Remaining employees of an idling rubber-producing plant in Yerevan staged a protest outside government offices on Thursday, demanding that they be paid back wages for four months.
Only 260 workers are currently employed at Nairit to maintain the safe operation of its complex facilities. The sprawling Soviet-era plant on the southern outskirts of Yerevan once employed several thousand people, who were laid off in the past several years as the troubled enterprise faced its latest crisis.
Scores of them gathered near the government building in the center of Yerevan in the morning demanding a meeting with the recently appointed minister of natural resources and energy infrastructure.
“The new prime minister says people will live prosperous lives. Is this a life of prosperity? We work for only 80,000 drams (about $165) a month, but we haven’t got our wages for four months,” complained one protester.
“Either they give us our wages or shut the factory,” another angry Nairit worker added.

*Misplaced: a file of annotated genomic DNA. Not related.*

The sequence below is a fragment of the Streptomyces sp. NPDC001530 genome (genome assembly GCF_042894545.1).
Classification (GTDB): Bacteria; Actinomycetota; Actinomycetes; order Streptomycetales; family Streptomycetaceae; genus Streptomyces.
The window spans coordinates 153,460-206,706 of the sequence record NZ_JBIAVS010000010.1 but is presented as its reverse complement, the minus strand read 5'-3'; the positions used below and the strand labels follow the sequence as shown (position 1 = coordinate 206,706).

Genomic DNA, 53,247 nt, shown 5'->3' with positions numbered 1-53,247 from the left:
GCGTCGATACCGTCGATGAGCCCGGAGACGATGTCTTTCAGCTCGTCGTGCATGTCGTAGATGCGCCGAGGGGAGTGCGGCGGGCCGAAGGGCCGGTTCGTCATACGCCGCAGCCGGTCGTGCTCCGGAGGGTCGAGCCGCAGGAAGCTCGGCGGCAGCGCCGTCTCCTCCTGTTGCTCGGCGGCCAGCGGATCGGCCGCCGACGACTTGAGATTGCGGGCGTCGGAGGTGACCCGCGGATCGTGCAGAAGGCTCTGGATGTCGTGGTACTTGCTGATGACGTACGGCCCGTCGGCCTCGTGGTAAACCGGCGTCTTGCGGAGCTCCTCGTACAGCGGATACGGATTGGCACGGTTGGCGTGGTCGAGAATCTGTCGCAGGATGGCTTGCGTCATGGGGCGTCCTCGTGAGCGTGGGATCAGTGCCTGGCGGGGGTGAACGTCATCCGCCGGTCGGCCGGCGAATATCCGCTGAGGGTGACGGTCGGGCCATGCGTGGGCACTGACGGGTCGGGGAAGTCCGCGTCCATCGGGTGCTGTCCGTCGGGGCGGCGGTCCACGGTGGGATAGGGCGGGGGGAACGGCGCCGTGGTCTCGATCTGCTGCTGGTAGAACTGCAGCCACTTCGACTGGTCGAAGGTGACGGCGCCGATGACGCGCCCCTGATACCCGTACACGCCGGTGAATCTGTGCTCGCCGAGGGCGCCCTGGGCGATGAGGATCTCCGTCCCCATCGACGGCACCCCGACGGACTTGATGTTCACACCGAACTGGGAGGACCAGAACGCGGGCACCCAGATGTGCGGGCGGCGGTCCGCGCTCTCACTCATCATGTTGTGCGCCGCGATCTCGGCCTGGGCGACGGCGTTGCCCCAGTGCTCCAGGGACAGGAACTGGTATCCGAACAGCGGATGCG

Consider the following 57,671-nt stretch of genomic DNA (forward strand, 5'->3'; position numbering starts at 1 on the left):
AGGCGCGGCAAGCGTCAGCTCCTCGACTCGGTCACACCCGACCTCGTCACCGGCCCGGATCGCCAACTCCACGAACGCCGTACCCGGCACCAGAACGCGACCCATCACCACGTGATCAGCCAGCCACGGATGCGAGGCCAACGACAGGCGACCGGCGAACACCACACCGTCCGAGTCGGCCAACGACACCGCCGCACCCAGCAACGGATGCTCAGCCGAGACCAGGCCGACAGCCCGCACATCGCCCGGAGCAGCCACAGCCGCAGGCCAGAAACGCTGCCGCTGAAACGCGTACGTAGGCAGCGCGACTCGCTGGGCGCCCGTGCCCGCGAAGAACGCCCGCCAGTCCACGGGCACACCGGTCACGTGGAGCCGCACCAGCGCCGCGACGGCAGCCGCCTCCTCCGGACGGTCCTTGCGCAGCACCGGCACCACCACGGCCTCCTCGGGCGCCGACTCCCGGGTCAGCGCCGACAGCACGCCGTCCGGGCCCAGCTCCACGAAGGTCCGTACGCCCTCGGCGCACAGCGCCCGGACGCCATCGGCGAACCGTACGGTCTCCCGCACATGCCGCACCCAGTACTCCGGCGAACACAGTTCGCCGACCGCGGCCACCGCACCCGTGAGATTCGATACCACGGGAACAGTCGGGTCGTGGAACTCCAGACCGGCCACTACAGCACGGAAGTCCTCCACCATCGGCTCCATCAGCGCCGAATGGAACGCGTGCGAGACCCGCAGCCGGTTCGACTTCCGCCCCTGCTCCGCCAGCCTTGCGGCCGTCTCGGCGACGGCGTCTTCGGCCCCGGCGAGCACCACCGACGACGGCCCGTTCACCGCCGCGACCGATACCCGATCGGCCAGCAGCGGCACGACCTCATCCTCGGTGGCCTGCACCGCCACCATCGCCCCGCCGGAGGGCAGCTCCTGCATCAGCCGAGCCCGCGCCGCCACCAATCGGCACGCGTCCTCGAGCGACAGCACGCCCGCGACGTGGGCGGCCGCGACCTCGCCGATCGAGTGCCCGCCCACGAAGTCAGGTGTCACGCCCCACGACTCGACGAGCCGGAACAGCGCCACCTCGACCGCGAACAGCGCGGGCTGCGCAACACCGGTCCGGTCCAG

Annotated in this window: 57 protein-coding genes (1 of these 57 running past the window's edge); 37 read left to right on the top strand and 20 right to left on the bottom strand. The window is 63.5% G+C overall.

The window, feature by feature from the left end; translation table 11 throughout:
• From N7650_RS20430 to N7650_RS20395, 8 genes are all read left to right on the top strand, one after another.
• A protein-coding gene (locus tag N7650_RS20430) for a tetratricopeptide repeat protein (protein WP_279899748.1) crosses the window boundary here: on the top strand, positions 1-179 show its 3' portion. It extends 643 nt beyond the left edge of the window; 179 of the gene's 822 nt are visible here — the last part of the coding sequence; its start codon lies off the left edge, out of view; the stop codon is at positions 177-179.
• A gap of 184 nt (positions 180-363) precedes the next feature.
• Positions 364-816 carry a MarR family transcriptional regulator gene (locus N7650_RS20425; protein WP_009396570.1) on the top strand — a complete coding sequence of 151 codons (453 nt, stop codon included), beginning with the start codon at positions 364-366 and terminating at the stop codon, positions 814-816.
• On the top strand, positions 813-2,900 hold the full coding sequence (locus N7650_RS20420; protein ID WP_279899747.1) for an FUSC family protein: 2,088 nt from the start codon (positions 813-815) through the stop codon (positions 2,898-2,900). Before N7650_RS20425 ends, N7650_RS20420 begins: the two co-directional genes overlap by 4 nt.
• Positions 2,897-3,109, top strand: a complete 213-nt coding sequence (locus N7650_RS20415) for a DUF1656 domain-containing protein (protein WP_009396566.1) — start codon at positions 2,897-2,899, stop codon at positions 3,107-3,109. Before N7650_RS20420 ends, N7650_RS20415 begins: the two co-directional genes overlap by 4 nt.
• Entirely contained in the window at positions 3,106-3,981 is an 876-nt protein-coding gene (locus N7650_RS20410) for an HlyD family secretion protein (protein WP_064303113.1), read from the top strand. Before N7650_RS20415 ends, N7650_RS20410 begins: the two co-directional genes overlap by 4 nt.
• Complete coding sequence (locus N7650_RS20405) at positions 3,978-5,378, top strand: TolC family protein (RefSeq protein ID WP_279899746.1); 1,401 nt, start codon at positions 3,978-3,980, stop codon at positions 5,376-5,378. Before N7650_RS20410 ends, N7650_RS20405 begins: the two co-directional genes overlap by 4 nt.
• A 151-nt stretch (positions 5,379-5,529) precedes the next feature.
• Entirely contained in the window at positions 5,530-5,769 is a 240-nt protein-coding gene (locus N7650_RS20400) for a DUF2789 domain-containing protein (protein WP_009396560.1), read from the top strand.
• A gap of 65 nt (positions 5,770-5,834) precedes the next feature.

Minister Ashot Manukian’s aides eventually received a group of protesters. Nairit trade union leader Hrach Tadevosian later told his colleagues that the government was trying to find the money necessary to pay the back wages.
Hundreds of current and former Nairit workers staged protests virtually on a weekly basis for months before the government finally met their demand in August 2015, clearing the backlog of wages accumulated over years after the enterprise got into financial trouble.
Some workers of the idling factory later continued pickets outside government offices, demanding that the authorities find a way to resume the operation of the enterprise.
Karen Karapetian, who was appointed prime minister in September, has made it clear in his several public statements that Nairit can be re-launched only if an investor with a solid business plan is found.